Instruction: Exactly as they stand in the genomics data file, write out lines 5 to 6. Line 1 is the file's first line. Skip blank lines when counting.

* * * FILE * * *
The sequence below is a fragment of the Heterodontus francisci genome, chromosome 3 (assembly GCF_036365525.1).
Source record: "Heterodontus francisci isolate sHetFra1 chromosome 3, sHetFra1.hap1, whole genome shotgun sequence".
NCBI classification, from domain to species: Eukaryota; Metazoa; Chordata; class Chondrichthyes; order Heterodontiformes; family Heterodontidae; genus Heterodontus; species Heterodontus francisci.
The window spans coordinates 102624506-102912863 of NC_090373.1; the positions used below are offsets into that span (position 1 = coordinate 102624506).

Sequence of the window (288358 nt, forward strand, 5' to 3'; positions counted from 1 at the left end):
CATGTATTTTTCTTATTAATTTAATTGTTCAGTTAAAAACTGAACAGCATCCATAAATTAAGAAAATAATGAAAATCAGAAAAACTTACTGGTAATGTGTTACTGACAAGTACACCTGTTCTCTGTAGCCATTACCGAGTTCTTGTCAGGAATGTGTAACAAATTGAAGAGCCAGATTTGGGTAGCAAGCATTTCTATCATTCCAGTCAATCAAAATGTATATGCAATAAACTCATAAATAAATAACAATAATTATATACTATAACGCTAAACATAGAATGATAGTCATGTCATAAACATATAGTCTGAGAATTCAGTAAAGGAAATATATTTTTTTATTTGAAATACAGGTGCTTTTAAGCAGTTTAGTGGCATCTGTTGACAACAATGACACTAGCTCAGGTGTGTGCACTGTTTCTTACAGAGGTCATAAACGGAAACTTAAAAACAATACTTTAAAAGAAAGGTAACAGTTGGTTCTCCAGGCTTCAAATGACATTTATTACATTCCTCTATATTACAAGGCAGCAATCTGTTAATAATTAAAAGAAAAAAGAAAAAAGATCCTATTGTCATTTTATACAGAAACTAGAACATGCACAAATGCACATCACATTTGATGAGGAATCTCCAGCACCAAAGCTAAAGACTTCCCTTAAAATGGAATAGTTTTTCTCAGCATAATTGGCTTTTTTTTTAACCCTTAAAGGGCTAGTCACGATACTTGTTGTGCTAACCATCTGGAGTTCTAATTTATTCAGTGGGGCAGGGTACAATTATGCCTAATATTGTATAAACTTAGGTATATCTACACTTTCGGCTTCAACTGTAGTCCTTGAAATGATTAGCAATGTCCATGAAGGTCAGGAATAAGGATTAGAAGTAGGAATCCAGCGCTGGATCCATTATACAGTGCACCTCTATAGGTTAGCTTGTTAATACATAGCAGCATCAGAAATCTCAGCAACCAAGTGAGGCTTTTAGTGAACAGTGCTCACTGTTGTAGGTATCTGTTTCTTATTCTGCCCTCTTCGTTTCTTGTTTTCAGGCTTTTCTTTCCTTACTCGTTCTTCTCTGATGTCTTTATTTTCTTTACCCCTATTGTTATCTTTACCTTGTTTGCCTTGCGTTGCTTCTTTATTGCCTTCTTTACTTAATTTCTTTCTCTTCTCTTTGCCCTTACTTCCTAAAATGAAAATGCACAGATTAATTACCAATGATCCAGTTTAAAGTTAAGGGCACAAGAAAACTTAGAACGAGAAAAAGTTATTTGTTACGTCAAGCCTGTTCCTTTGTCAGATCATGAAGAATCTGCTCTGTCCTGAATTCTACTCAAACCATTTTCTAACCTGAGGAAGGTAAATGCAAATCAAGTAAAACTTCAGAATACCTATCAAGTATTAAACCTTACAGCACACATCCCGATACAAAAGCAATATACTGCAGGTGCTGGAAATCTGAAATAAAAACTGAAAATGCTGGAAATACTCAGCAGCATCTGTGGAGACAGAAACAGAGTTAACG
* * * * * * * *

Sequence of the window (288358 nt, forward strand, 5' to 3'; positions counted from 1 at the left end):
CATGTATTTTTCTTATTAATTTAATTGTTCAGTTAAAAACTGAACAGCATCCATAAATTAAGAAAATAATGAAAATCAGAAAAACTTACTGGTAATGTGTTACTGACAAGTACACCTGTTCTCTGTAGCCATTACCGAGTTCTTGTCAGGAATGTGTAACAAATTGAAGAGCCAGATTTGGGTAGCAAGCATTTCTATCATTCCAGTCAATCAAAATGTATATGCAATAAACTCATAAATAAATAACAATAATTATATACTATAACGCTAAACATAGAATGATAGTCATGTCATAAACATATAGTCTGAGAATTCAGTAAAGGAAATATATTTTTTTATTTGAAATACAGGTGCTTTTAAGCAGTTTAGTGGCATCTGTTGACAACAATGACACTAGCTCAGGTGTGTGCACTGTTTCTTACAGAGGTCATAAACGGAAACTTAAAAACAATACTTTAAAAGAAAGGTAACAGTTGGTTCTCCAGGCTTCAAATGACATTTATTACATTCCTCTATATTACAAGGCAGCAATCTGTTAATAATTAAAAGAAAAAAGAAAAAAGATCCTATTGTCATTTTATACAGAAACTAGAACATGCACAAATGCACATCACATTTGATGAGGAATCTCCAGCACCAAAGCTAAAGACTTCCCTTAAAATGGAATAGTTTTTCTCAGCATAATTGGCTTTTTTTTTAACCCTTAAAGGGCTAGTCACGATACTTGTTGTGCTAACCATCTGGAGTTCTAATTTATTCAGTGGGGCAGGGTACAATTATGCCTAATATTGTATAAACTTAGGTATATCTACACTTTCGGCTTCAACTGTAGTCCTTGAAATGATTAGCAATGTCCATGAAGGTCAGGAATAAGGATTAGAAGTAGGAATCCAGCGCTGGATCCATTATACAGTGCACCTCTATAGGTTAGCTTGTTAATACATAGCAGCATCAGAAATCTCAGCAACCAAGTGAGGCTTTTAGTGAACAGTGCTCACTGTTGTAGGTATCTGTTTCTTATTCTGCCCTCTTCGTTTCTTGTTTTCAGGCTTTTCTTTCCTTACTCGTTCTTCTCTGATGTCTTTATTTTCTTTACCCCTATTGTTATCTTTACCTTGTTTGCCTTGCGTTGCTTCTTTATTGCCTTCTTTACTTAATTTCTTTCTCTTCTCTTTGCCCTTACTTCCTAAAATGAAAATGCACAGATTAATTACCAATGATCCAGTTTAAAGTTAAGGGCACAAGAAAACTTAGAACGAGAAAAAGTTATTTGTTACGTCAAGCCTGTTCCTTTGTCAGATCATGAAGAATCTGCTCTGTCCTGAATTCTACTCAAACCATTTTCTAACCTGAGGAAGGTAAATGCAAATCAAGTAAAACTTCAGAATACCTATCAAGTATTAAACCTTACAGCACACATCCCGATACAAAAGCAATATACTGCAGGTGCTGGAAATCTGAAATAAAAACTGAAAATGCTGGAAATACTCAGCAGCATCTGTGGAGACAGAAACAGAGTTAACG